1. Thank you. I may be a grumpy old git but I hope I'm not malicious. After all who am I to criticise based on just one order? Just because I received poor service doesn't mean every customer does. That's not to say that I'll allow myself to be twice bitten by the same company and as I said, there are plenty of other retailers out there competing for my money.

    2. No more or less grumpy than the rest of us I think. In everyone's life there are dark clouds and thunder storms. We must all learn to dance in the rain!

  2. Sometimes it depends on how a company handles a situation when something goes wrong, that can really show how good or bad they are.

    1. I said in my article last week, a problem should be looked on by retailers as an opportunity not a disaster. A supplier/retailer should always do their best to get the customers order perfect first time every time. But if a problem does occur (and 'shit' happens even in the best of organisations) it should be looked on as an opportunity to show the customer that you care about them. It's a chance to build a lasting relationship with that customer and create the sort of 'brand' loyalty that no amount of marketing can buy.

      This was one of the first lessons I learned as a part time salesman some 25 years ago, but it seems to be a business ethic that has been lost since then.

  3. I feel your pain Lee; the result will be (I think) punters tending to stick to those suppliers who provide a proven service and turnaround. It is probably worth any additional cost to avoid the frustration that comes from poor service.

  4. Lee, I appreciate you are keen to get our orders asap but to use a multi-national with a warehouse of full time staff (who also manage to cock things up on occasion) is not reasonable. Most wargames companies are part-time run in evenings and weekends. Sometimes they can turn stuff around immediately, sometimes it takes a while longer especially if real world intrudes.

    Up to 28 days is the accepted reasonable standard for mail order in the UK and that is one many full time operations work to as well as part time. To quote one trading standards website on mail orders:

    "goods should be delivered within a reasonable time, usually 28 days or as stated in the advert."

    To complain that 18 days is too long is unfair.

    That said, it is your money you can spend it who and how you wish and if you want it yesterday no doubt you will only spend it with those that can. Personally, I work on the 28 day rule and find that reasonable enough...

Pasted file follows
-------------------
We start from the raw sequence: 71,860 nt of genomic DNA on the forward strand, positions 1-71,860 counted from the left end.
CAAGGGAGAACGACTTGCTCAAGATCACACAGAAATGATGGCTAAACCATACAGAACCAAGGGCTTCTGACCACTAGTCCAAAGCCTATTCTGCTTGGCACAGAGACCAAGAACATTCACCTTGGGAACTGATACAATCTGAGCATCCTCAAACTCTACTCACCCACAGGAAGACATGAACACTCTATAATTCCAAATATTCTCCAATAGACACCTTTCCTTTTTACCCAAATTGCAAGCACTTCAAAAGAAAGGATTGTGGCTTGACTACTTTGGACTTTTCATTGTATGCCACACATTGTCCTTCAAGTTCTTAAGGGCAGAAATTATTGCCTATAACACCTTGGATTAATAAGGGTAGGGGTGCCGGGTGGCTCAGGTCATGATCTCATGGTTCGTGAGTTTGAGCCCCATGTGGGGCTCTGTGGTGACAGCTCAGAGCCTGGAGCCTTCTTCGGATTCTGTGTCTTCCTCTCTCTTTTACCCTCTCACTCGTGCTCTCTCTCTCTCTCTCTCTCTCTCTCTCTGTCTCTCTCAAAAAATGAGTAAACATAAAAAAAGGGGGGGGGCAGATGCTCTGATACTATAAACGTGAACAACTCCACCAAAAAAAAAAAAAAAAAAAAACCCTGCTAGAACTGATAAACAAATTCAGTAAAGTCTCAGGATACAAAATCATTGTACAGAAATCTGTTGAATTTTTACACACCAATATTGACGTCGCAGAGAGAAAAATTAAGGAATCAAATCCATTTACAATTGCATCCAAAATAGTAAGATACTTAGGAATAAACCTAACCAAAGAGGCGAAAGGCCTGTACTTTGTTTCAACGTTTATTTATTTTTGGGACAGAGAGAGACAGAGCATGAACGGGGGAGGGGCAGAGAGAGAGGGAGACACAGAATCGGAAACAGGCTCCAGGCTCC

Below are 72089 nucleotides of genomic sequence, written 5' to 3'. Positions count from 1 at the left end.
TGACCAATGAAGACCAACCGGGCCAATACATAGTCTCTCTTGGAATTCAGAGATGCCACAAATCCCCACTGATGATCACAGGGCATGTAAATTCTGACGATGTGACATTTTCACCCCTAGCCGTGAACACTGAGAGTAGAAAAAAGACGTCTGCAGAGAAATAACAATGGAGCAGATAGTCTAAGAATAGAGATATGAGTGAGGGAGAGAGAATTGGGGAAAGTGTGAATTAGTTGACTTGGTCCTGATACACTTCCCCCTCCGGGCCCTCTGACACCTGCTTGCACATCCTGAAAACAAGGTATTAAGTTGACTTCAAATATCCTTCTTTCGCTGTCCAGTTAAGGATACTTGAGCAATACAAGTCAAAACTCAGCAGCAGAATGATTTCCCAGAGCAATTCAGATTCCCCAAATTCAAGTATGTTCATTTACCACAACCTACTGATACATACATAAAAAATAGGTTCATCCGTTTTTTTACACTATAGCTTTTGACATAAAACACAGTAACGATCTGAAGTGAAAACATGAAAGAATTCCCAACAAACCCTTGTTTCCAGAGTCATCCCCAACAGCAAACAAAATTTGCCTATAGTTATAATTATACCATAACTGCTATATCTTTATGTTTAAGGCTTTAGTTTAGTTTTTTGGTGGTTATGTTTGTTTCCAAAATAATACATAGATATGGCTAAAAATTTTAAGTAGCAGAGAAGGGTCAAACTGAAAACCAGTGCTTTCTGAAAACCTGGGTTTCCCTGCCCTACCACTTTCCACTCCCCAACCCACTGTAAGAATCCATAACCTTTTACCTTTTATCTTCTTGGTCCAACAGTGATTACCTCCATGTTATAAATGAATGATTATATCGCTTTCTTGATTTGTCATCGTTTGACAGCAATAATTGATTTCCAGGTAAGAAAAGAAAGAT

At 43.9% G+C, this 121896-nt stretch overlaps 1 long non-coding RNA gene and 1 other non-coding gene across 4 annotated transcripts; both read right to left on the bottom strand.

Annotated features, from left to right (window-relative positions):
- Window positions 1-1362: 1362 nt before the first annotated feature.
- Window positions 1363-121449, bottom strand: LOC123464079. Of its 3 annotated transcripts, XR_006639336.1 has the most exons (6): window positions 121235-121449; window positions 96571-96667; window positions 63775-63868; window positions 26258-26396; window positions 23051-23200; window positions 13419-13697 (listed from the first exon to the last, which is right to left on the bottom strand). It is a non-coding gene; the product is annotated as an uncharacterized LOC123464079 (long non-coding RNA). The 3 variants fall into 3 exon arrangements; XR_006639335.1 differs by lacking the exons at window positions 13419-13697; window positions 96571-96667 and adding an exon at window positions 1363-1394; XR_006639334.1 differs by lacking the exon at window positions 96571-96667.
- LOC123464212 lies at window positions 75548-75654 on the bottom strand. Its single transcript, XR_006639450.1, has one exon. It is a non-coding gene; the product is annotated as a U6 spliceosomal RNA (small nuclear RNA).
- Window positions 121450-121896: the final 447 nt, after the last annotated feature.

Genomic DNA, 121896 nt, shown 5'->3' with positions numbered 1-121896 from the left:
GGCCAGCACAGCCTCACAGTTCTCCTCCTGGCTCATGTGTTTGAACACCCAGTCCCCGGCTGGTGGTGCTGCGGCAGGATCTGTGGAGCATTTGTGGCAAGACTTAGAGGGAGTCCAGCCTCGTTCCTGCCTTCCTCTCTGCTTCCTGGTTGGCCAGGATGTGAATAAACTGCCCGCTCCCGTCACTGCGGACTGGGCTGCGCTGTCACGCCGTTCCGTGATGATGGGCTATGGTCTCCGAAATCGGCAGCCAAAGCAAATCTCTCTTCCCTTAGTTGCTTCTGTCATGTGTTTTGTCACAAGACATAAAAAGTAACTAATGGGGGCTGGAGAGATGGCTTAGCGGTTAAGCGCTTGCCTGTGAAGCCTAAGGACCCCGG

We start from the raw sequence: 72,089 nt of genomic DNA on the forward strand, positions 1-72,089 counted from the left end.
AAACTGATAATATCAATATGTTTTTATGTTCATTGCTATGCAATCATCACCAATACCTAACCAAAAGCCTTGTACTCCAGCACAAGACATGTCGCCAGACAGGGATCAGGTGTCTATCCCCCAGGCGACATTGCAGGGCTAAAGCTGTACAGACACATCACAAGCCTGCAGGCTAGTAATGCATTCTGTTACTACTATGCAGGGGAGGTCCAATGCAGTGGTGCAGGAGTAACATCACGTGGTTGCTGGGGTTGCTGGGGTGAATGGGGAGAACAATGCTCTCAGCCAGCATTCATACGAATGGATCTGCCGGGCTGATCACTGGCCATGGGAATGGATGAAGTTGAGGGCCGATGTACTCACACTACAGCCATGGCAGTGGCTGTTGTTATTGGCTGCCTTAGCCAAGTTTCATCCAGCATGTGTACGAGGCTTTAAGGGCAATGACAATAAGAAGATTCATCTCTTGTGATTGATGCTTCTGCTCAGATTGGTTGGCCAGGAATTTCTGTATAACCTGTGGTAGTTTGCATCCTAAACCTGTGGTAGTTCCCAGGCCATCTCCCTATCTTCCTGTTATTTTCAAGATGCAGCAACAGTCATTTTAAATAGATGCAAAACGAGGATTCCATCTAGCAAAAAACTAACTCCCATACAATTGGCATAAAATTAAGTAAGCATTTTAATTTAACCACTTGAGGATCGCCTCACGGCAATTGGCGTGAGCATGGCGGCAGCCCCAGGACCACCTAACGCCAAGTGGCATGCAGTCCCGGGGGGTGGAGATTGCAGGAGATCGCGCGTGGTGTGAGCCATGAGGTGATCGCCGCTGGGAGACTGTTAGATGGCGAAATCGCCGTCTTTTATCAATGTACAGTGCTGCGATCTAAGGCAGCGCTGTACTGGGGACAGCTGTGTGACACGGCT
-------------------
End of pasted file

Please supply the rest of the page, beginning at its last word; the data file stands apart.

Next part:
1. As I said above I recognise that not all retailers have the economic power and resources of Amazon but I have encountered fast accurate service from small retailers so its not impossible. And I appreciate 28 days is considered 'reasonable' from a legal viewpoint but I respectfully suggest its hardly realistic in today's competitive commercial environment. This may have been the standard 10 years ago but things have moved on a bit since then.

  5. Amazon in North America, not sure about the EU, makes those shipping dates by using some very exploitive labour practices.

  6. I hear you mate and that's usually what I do by taking my cash elsewhere. Only one company I put up with the long shipping delays and that's because I cannot get their figures from anywhere else and so must grin and bear it as I love the figures(following your example in not naming).


  7. Your take on it sounds quite reasonable to me. I agree that communication is the first link in the customer service chain so to speak. I think it's also wise to keep it to yourself. I'm a firm believer that if you can't say something nice etc.

  8. "OK. I fell better now for getting that out of my system. I promise to be less grumpy in future", why change now?

  9. Too bloody right Lee, I'd moan like hell as well.

  10. You nailed it with the communications part. I ordered a Quality Castings (Battle Honors) Sd Kfz 251/1 from an online retailer back in early December. Long story short, no figures and no response to a couple of emails so I finally had to initiate a dispute through PayPal. Boy, did that get his attention! Same day response. Too bad he promised that he'd ship that day and didn't for a week.

    I don't mind waiting for figures because the nature of the hobby is that there are many small outfits squeaking by. Being ignored and then lied to are completely unacceptable.

    Like you I choose not to name and shame. While I'm allowing for the possibility that everything was actually a mistake, I did place a rather larger order for some more QC figures, but moved to a different retailer. That is the best way to punish bad service.

  11. I agree with most of what you're saying Lee. The key thing is that regardless of scale of the enterprise, I can't see a valid reason to make a promise to do X and then not do it WITHOUT taking the time to contact the buyer and explain why. It's common courtesy and most people are very reasonable when kept informed.

    I wrote a similar posta while ago - have a look if you're interested:

  12. Something that might be of use to anyone living in the UK and ordering from a supplier in the EU are the Distance Selling Regulations. Under these it's an offense to take longer than 30 days to send out a purchased item.

    Also, once you've received your item, if you don't like/want it, you have 7 days from recipt to cancel and you can then return the item to the supplier and get a full refund. (Also, unless the supplier explicitly states to the contrary in their terms and conditions, they are liable to pay the return postage!)